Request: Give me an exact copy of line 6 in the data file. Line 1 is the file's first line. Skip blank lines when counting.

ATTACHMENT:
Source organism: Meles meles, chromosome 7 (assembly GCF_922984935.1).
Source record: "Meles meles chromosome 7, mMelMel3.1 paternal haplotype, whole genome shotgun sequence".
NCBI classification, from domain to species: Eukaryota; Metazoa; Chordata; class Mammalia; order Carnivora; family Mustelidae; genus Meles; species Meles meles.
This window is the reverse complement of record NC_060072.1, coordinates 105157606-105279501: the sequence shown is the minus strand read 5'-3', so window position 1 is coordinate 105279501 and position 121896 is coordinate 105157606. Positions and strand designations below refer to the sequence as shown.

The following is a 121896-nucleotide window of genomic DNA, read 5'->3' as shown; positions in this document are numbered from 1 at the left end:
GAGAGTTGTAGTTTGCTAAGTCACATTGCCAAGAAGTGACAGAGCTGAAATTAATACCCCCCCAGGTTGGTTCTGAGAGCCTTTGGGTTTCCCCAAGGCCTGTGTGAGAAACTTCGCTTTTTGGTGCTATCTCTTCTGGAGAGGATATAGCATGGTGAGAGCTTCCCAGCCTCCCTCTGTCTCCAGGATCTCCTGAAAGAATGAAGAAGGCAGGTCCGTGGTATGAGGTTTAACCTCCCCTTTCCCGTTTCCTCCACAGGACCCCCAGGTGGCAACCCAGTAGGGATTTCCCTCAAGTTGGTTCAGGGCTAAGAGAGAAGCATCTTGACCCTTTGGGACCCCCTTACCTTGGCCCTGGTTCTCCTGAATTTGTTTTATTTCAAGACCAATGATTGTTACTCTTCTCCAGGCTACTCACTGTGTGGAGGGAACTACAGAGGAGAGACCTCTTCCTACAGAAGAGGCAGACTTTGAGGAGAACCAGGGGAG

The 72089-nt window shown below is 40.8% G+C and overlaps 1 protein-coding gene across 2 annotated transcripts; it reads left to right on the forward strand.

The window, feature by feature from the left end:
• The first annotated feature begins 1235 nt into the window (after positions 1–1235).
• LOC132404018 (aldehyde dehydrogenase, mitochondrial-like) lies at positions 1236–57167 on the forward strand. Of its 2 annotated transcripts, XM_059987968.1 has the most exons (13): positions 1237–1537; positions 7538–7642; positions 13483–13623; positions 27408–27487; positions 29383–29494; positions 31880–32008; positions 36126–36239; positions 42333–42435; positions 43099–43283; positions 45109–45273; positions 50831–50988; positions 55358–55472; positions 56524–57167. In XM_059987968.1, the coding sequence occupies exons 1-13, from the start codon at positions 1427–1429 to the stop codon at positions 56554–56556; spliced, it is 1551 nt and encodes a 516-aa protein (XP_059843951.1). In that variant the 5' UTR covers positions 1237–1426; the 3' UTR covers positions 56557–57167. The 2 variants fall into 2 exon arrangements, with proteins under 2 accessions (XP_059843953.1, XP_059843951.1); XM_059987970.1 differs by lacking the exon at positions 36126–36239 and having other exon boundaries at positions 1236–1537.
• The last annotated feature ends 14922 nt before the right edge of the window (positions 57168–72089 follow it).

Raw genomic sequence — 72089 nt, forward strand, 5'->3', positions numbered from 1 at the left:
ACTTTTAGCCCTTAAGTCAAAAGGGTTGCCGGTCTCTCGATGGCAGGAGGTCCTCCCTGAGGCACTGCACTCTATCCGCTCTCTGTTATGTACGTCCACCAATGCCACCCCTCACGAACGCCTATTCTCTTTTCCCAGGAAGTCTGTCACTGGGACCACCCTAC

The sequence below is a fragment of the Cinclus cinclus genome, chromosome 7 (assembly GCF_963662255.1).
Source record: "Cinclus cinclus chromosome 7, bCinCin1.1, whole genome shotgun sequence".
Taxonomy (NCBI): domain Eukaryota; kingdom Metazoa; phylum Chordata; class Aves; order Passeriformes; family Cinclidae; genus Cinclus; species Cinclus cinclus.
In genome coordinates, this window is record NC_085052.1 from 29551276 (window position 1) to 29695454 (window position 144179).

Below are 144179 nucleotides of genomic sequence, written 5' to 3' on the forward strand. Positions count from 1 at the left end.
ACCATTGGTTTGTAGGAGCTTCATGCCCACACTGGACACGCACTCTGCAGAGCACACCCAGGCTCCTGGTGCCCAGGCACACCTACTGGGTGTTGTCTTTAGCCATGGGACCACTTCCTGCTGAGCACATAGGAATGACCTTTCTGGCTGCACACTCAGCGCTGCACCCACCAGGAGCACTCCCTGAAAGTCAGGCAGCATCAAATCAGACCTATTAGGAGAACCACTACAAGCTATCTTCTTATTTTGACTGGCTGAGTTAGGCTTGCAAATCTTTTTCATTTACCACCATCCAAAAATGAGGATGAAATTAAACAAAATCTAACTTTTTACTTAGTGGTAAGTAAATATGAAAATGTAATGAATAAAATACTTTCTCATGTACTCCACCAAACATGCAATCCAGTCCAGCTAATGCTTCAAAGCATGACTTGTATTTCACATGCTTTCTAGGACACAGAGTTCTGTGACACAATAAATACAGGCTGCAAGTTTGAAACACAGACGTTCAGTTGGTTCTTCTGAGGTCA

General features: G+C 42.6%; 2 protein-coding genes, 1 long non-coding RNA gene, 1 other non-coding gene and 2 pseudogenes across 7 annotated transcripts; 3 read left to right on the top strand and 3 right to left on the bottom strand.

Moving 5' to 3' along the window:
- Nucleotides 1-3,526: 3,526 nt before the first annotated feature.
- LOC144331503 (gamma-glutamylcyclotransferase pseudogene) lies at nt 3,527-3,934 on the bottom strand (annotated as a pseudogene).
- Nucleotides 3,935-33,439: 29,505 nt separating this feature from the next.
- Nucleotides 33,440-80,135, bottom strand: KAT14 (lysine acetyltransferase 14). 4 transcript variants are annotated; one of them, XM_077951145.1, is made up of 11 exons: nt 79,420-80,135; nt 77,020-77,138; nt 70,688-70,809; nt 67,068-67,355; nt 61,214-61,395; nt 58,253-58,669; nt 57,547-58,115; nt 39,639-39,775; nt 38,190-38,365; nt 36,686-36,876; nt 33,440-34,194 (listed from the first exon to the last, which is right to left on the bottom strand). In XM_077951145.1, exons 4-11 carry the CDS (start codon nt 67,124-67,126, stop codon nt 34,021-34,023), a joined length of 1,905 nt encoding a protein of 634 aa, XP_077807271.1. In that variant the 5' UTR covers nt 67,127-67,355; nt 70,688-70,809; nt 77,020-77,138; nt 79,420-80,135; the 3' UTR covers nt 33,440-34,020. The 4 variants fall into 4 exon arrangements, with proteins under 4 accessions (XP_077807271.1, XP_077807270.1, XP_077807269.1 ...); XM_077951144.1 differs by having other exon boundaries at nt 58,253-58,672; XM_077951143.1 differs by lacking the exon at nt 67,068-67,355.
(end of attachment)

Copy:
GAGAGTTGTAGTTTGCTAAGTCACATTGCCAAGAAGTGACAGAGCTGAAATTAATACCCCCCCAGGTTGGTTCTGAGAGCCTTTGGGTTTCCCCAAGGCCTGTGTGAGAAACTTCGCTTTTTGGTGCTATCTCTTCTGGAGAGGATATAGCATGGTGAGAGCTTCCCAGCCTCCCTCTGTCTCCAGGATCTCCTGAAAGAATGAAGAAGGCAGGTCCGTGGTATGAGGTTTAACCTCCCCTTTCCCGTTTCCTCCACAGGACCCCCAGGTGGCAACCCAGTAGGGATTTCCCTCAAGTTGGTTCAGGGCTAAGAGAGAAGCATCTTGACCCTTTGGGACCCCCTTACCTTGGCCCTGGTTCTCCTGAATTTGTTTTATTTCAAGACCAATGATTGTTACTCTTCTCCAGGCTACTCACTGTGTGGAGGGAACTACAGAGGAGAGACCTCTTCCTACAGAAGAGGCAGACTTTGAGGAGAACCAGGGGAG